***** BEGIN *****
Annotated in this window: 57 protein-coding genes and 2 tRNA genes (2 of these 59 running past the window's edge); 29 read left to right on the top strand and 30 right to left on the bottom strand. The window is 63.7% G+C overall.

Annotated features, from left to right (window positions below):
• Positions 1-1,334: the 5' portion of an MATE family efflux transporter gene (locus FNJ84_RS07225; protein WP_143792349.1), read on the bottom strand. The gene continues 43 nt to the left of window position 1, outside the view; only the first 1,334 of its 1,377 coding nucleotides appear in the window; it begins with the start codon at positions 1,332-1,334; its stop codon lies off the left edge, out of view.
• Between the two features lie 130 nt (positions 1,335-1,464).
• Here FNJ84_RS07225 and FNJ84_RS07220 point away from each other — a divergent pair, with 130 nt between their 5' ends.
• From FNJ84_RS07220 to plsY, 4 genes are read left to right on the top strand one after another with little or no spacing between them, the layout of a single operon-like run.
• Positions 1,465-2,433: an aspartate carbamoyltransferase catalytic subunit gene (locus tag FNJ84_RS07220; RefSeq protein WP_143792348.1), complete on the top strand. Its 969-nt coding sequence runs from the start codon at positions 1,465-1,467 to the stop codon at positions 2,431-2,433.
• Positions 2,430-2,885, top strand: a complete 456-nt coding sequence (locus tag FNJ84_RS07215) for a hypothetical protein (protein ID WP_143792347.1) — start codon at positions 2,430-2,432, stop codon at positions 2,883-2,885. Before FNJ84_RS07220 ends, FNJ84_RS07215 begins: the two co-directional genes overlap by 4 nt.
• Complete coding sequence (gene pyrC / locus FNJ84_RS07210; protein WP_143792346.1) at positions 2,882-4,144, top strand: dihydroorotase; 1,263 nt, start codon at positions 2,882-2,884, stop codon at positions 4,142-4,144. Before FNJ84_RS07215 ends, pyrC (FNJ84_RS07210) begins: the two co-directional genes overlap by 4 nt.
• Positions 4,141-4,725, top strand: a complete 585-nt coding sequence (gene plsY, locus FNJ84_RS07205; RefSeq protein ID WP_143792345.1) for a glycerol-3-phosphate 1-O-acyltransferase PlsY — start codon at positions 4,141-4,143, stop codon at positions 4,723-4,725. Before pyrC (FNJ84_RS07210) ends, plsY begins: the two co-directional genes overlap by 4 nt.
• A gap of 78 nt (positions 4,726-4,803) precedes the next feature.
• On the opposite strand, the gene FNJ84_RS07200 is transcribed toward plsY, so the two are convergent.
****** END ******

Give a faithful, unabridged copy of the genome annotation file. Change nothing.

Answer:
Annotated in this window: 57 protein-coding genes and 2 tRNA genes (2 of these 59 running past the window's edge); 29 read left to right on the top strand and 30 right to left on the bottom strand. The window is 63.7% G+C overall.

Annotated features, from left to right (window positions below):
• Positions 1-1,334: the 5' portion of an MATE family efflux transporter gene (locus FNJ84_RS07225; protein WP_143792349.1), read on the bottom strand. The gene continues 43 nt to the left of window position 1, outside the view; only the first 1,334 of its 1,377 coding nucleotides appear in the window; it begins with the start codon at positions 1,332-1,334; its stop codon lies off the left edge, out of view.
• Between the two features lie 130 nt (positions 1,335-1,464).
• Here FNJ84_RS07225 and FNJ84_RS07220 point away from each other — a divergent pair, with 130 nt between their 5' ends.
• From FNJ84_RS07220 to plsY, 4 genes are read left to right on the top strand one after another with little or no spacing between them, the layout of a single operon-like run.
• Positions 1,465-2,433: an aspartate carbamoyltransferase catalytic subunit gene (locus tag FNJ84_RS07220; RefSeq protein WP_143792348.1), complete on the top strand. Its 969-nt coding sequence runs from the start codon at positions 1,465-1,467 to the stop codon at positions 2,431-2,433.
• Positions 2,430-2,885, top strand: a complete 456-nt coding sequence (locus tag FNJ84_RS07215) for a hypothetical protein (protein ID WP_143792347.1) — start codon at positions 2,430-2,432, stop codon at positions 2,883-2,885. Before FNJ84_RS07220 ends, FNJ84_RS07215 begins: the two co-directional genes overlap by 4 nt.
• Complete coding sequence (gene pyrC / locus FNJ84_RS07210; protein WP_143792346.1) at positions 2,882-4,144, top strand: dihydroorotase; 1,263 nt, start codon at positions 2,882-2,884, stop codon at positions 4,142-4,144. Before FNJ84_RS07215 ends, pyrC (FNJ84_RS07210) begins: the two co-directional genes overlap by 4 nt.
• Positions 4,141-4,725, top strand: a complete 585-nt coding sequence (gene plsY, locus FNJ84_RS07205; RefSeq protein ID WP_143792345.1) for a glycerol-3-phosphate 1-O-acyltransferase PlsY — start codon at positions 4,141-4,143, stop codon at positions 4,723-4,725. Before pyrC (FNJ84_RS07210) ends, plsY begins: the two co-directional genes overlap by 4 nt.
• A gap of 78 nt (positions 4,726-4,803) precedes the next feature.
• On the opposite strand, the gene FNJ84_RS07200 is transcribed toward plsY, so the two are convergent.